One of the chief things pregnant people hear about a C-section is that the recovery is much worse than the recovery from a vaginal birth. The specter of healing from “major abdominal surgery” can be an intimidating one when you’re contemplating this outcome, whether planned or unplanned, but many women report that C-section recovery is not nearly as brutal as they were led to believe.
So perhaps instead of “better” or “worse,” it would make more sense to simply describe C-section recovery as different. Your ability to move will be a little more restricted, at least at first. Your incision will be painful and need treatment while you are getting to know and caring for a newborn. But millions of women who’ve had C-sections have bonded with their infants right away, began breastfeeding successfully, and accompanied their newborn babies to doctors appointments within days of birth, proof that healing from a C-section is manageable, especially if you know what to expect.
We talked to OB-GYNs, midwives, delivery and postpartum nurses, doulas, pelvic floor therapists, psychologists, and parents who have had C-section births to gather everything you’ll need to know, whether your C-section is planned or unexpected. This guide covers:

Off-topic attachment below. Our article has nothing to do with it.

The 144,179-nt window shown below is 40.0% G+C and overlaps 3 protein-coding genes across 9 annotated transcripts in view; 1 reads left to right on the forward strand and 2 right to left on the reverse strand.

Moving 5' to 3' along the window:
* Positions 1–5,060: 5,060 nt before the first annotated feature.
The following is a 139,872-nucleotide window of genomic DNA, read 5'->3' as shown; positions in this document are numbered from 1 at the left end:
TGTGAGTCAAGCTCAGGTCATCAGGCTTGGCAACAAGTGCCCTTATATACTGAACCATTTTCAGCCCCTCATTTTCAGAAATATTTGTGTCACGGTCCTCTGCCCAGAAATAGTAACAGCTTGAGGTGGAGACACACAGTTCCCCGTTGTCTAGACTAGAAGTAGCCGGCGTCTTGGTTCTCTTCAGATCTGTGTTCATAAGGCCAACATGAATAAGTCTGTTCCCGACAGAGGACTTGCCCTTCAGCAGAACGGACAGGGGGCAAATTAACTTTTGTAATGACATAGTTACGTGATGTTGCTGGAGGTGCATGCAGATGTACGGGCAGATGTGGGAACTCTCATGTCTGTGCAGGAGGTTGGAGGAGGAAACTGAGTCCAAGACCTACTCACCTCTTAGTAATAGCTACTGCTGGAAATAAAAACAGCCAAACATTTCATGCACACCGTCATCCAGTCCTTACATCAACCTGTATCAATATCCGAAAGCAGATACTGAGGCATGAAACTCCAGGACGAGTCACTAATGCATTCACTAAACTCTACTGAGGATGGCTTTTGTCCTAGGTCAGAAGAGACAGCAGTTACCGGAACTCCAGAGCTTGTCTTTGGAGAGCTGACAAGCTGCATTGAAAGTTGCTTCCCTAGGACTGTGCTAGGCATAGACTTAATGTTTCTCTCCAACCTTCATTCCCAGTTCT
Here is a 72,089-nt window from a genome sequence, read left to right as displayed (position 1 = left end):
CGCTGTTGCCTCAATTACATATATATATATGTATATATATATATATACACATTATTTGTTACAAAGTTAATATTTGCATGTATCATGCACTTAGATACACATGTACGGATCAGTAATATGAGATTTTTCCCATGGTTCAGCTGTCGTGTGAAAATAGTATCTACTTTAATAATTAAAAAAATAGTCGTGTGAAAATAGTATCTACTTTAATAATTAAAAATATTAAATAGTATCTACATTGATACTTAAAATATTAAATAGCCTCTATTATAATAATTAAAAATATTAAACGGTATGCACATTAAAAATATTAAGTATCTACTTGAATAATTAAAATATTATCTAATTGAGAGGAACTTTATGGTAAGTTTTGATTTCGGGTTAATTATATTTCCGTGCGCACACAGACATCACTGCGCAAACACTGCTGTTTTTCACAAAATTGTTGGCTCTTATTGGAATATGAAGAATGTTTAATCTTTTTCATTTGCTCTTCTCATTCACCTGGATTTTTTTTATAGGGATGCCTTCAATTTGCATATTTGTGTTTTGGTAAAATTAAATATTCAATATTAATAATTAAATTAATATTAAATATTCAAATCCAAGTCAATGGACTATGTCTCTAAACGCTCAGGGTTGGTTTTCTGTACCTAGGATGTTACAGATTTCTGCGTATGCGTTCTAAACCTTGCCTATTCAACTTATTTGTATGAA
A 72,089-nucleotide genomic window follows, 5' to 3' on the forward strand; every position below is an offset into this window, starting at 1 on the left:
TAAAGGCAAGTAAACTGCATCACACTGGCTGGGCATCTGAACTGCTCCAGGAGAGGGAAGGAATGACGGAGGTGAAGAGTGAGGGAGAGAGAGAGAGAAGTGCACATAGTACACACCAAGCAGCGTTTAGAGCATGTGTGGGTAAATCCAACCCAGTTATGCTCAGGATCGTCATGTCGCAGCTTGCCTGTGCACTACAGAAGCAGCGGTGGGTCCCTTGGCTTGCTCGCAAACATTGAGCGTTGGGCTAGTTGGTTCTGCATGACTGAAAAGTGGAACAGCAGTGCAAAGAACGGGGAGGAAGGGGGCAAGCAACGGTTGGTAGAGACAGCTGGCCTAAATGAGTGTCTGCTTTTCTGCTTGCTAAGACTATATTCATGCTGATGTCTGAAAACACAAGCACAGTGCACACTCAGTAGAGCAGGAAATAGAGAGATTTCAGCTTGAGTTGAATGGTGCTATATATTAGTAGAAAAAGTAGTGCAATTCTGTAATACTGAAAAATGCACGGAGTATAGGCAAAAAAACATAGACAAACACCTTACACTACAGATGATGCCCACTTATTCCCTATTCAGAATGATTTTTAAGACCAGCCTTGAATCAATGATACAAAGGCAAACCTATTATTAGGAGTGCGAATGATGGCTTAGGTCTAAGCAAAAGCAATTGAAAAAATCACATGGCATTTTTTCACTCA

- What to expect right after surgery
- What to expect in the first few days
- What to expect once you’re home
- What to expect in the long term
- Breast- or chest-feeding
- Intimacy and sexual health
- Emotional and mental health
- How to know when you’re healed
1. What to expect immediately after surgery
Right after the doctor is finished suturing you in the operating room and the nurses clean you up, you will be wheeled into a recovery room near the OR where nurses will monitor you for a few hours. Sometimes you’ll be the only one there, and sometimes there will be other post-op patients recovering near you. While you are in the recovery room, the nurses will be monitoring your blood pressure, oxygen, heart rate, temperature, and pain level. You will still have your IV line and a catheter (lots of wires!), and you’ll probably be wearing some compression socks to prevent blood clots in your legs. As the anesthesia wears off, you will slowly start to feel your legs and be able to move them around. You might feel a little groggy and may start to feel some pain in your incision site; you might also get the shakes, a common side effect of the anesthesia.